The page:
The Baltimore Ravens
The Ravens first two picks came in round two, when they obtained Sergio Kindle, an outside linebacker from Texas and Terrence Cody, a defensive tackle from Alabama. Both boys have durability and stamina issues, but that's nothing a little training camp can't fix. But it's Ed Dickerson, the tight end from Oregon, who will probably do the best with Baltimore in the coming seasons. First of all, Todd Heap is on the downswing in his career and should give Dickerson many chances to contribute to the team. Dickerson could grow to be a great tackler, but he can also stretch the field and is a reliable catcher with exceptional footwork. He ran for 508 yards in his 2008 season, made 35 catches and three touchdowns. Dickerson was ranked sixth overall in his position and the Ravens took him as the 70th overall pick. In addition to the linebacker, defensive tackle and tight end, Baltimore nabbed a wide receiver, offensive tackler and a second defensive tackler and tight end. All of these receiving tight ends will definitely help Baltimore buff up its offense.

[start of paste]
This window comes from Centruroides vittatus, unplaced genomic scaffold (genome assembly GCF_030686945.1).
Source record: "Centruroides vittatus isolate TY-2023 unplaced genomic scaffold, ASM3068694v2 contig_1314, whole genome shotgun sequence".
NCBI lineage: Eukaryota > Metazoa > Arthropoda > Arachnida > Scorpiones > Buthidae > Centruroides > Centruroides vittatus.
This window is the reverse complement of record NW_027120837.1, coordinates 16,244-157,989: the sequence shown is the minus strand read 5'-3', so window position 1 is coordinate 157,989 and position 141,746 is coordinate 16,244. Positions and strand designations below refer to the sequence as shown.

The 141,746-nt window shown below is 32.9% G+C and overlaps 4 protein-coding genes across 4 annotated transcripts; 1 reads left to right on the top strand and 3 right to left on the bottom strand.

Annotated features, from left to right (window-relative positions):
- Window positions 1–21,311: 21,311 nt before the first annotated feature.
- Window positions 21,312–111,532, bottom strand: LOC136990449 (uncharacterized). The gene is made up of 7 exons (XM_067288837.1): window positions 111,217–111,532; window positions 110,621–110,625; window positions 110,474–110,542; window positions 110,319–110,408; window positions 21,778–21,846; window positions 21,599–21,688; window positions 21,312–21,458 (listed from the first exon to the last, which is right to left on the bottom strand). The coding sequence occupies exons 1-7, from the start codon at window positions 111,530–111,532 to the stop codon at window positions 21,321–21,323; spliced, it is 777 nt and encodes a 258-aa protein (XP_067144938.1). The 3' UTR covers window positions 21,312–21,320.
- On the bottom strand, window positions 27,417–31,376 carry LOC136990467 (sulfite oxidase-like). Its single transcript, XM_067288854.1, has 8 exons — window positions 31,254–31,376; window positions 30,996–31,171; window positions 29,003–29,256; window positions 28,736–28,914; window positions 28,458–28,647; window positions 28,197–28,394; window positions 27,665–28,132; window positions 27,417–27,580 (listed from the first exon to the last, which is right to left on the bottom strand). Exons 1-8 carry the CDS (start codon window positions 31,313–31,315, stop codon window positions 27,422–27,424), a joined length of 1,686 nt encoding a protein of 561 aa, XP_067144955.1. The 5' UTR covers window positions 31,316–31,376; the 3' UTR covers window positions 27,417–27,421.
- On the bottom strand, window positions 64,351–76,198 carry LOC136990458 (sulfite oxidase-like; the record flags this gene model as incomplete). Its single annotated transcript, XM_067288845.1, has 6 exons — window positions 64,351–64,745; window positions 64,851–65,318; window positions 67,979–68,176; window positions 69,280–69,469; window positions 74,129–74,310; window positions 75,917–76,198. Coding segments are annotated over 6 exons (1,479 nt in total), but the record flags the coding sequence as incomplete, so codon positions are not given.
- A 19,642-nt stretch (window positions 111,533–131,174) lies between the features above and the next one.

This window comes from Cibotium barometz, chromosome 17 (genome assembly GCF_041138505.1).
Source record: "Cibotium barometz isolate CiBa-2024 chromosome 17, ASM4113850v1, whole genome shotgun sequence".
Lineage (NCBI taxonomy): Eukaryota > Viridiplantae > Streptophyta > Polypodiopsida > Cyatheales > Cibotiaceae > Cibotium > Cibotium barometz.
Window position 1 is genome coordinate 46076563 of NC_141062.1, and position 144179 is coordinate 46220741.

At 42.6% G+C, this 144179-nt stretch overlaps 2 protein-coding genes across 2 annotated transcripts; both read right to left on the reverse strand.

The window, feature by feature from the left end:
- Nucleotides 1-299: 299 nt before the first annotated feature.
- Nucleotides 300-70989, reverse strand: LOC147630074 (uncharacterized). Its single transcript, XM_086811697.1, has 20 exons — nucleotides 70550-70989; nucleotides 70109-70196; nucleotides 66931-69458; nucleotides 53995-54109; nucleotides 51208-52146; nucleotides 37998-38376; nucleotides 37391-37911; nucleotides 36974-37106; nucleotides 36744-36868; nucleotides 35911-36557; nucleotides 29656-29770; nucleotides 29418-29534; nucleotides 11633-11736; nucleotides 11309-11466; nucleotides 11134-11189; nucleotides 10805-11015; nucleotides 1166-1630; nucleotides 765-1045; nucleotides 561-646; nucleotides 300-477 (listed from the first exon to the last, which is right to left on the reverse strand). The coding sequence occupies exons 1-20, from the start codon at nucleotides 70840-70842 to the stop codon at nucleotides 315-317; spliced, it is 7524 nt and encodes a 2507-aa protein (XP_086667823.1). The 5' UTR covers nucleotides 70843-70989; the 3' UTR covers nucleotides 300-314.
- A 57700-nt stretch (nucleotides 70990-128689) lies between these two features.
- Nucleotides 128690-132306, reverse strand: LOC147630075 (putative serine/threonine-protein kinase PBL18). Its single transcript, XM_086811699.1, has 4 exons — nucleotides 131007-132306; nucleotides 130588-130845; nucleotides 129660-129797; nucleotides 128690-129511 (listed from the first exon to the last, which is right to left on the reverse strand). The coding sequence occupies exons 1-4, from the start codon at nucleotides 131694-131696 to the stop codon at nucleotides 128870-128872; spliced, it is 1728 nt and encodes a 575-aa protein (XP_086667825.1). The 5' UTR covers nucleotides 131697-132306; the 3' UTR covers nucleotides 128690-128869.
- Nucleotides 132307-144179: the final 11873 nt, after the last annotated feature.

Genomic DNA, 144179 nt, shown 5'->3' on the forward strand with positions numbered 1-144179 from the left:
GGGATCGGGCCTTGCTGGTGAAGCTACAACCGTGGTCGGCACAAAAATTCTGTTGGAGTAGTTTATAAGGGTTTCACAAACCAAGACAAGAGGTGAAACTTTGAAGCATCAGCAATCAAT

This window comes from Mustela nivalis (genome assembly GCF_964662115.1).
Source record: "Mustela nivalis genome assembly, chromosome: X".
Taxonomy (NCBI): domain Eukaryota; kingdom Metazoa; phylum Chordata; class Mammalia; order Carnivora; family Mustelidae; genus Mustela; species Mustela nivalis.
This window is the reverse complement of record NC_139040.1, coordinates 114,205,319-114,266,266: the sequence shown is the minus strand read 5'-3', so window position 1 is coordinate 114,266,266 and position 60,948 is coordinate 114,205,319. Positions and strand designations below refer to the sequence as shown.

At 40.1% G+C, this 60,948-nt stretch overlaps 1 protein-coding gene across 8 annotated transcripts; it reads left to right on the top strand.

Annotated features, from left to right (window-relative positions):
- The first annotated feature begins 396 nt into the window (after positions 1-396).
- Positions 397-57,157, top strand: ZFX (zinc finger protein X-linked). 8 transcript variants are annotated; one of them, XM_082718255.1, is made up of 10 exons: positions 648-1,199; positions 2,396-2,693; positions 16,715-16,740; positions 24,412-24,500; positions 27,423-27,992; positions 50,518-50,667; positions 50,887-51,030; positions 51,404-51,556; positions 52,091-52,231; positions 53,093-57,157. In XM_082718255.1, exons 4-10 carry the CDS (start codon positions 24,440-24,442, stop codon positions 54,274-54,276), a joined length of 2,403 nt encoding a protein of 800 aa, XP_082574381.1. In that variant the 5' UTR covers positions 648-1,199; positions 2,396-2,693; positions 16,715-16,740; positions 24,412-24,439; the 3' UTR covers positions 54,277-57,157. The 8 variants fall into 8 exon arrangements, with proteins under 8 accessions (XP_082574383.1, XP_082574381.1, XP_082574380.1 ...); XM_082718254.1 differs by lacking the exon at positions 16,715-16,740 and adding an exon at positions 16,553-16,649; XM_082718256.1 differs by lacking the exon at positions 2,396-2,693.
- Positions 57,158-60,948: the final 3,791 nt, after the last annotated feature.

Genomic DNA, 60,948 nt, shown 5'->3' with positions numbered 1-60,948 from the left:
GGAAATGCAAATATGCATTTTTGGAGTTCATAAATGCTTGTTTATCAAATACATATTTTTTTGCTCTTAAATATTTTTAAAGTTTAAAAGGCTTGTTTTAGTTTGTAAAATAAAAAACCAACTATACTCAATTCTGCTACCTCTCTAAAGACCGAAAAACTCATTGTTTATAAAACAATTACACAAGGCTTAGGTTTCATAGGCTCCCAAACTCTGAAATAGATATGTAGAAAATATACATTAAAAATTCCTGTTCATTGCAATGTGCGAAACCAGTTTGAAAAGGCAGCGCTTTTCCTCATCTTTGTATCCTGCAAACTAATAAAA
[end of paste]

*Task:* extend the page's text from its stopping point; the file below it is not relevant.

The University of Maryland
Two Terps were drafted this year, despite the team's sour season. Bruce Campbell went 106th overall and was chosen by the Oakland Raiders as the seventh offensive tackle in the Draft. Though Campbell is green, he has fantastic awareness and turned coaches' heads with his great pass protection. The Miami Dolphins took Campbell's former teammate Nolan Carroll as the 145th pick. With good top-end speed, Carroll has the physical abilities to become an explosive starter, though he was only ranked 30th in his position as cornerback.
Round Two: Top College Players
Sam Bradford, quarterback, Oklahoma
Tim Tebow, quarterback, Florida
The Bible boy himself will be suiting up for Denver this coming season. The Broncos took Tebow as the 25th overall selection and will further develop his athletic skills so that they match his leadership abilities. Though he may not play as a quarterback (he's more suited to be a half back), Tebow couldn't possibly bring the Broncos down.